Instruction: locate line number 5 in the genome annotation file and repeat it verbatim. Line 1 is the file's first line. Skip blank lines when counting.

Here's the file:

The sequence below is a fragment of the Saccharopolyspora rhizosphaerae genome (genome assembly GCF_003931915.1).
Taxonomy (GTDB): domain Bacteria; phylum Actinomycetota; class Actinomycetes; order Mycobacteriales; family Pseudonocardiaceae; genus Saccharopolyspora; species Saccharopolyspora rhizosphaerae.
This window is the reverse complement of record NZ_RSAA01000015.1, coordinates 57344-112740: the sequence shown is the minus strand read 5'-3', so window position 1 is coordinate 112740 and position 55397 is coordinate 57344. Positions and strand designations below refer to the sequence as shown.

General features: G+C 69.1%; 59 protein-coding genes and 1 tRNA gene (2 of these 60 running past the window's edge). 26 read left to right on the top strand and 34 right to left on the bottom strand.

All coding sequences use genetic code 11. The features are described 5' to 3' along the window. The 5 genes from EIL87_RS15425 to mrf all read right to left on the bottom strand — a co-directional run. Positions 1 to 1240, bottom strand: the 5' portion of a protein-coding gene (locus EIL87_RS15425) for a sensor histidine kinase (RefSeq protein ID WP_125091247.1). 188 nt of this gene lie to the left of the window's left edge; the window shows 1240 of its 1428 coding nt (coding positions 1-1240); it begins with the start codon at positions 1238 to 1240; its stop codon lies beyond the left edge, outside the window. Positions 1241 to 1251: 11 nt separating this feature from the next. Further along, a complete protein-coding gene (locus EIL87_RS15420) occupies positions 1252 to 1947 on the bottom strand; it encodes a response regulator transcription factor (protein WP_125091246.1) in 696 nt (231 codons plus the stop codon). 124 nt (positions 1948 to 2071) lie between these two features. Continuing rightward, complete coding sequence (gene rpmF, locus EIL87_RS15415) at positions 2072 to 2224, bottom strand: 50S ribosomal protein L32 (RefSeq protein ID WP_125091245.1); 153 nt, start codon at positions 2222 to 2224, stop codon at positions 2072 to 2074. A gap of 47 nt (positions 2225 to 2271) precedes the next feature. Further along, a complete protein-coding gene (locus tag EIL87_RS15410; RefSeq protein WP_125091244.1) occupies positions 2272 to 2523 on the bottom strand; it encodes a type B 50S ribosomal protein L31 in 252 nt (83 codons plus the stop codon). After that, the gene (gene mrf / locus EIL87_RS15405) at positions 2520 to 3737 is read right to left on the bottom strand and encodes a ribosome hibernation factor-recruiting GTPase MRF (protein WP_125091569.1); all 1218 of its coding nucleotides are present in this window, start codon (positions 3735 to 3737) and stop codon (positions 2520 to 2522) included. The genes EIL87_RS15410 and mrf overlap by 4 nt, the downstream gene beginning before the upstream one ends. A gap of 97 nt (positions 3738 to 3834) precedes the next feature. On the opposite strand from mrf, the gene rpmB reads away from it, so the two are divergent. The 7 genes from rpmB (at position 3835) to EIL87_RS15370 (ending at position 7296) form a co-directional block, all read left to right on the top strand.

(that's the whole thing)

All coding sequences use genetic code 11. The features are described 5' to 3' along the window. The 5 genes from EIL87_RS15425 to mrf all read right to left on the bottom strand — a co-directional run. Positions 1 to 1240, bottom strand: the 5' portion of a protein-coding gene (locus EIL87_RS15425) for a sensor histidine kinase (RefSeq protein ID WP_125091247.1). 188 nt of this gene lie to the left of the window's left edge; the window shows 1240 of its 1428 coding nt (coding positions 1-1240); it begins with the start codon at positions 1238 to 1240; its stop codon lies beyond the left edge, outside the window. Positions 1241 to 1251: 11 nt separating this feature from the next. Further along, a complete protein-coding gene (locus EIL87_RS15420) occupies positions 1252 to 1947 on the bottom strand; it encodes a response regulator transcription factor (protein WP_125091246.1) in 696 nt (231 codons plus the stop codon). 124 nt (positions 1948 to 2071) lie between these two features. Continuing rightward, complete coding sequence (gene rpmF, locus EIL87_RS15415) at positions 2072 to 2224, bottom strand: 50S ribosomal protein L32 (RefSeq protein ID WP_125091245.1); 153 nt, start codon at positions 2222 to 2224, stop codon at positions 2072 to 2074. A gap of 47 nt (positions 2225 to 2271) precedes the next feature. Further along, a complete protein-coding gene (locus tag EIL87_RS15410; RefSeq protein WP_125091244.1) occupies positions 2272 to 2523 on the bottom strand; it encodes a type B 50S ribosomal protein L31 in 252 nt (83 codons plus the stop codon). After that, the gene (gene mrf / locus EIL87_RS15405) at positions 2520 to 3737 is read right to left on the bottom strand and encodes a ribosome hibernation factor-recruiting GTPase MRF (protein WP_125091569.1); all 1218 of its coding nucleotides are present in this window, start codon (positions 3735 to 3737) and stop codon (positions 2520 to 2522) included. The genes EIL87_RS15410 and mrf overlap by 4 nt, the downstream gene beginning before the upstream one ends. A gap of 97 nt (positions 3738 to 3834) precedes the next feature. On the opposite strand from mrf, the gene rpmB reads away from it, so the two are divergent. The 7 genes from rpmB (at position 3835) to EIL87_RS15370 (ending at position 7296) form a co-directional block, all read left to right on the top strand.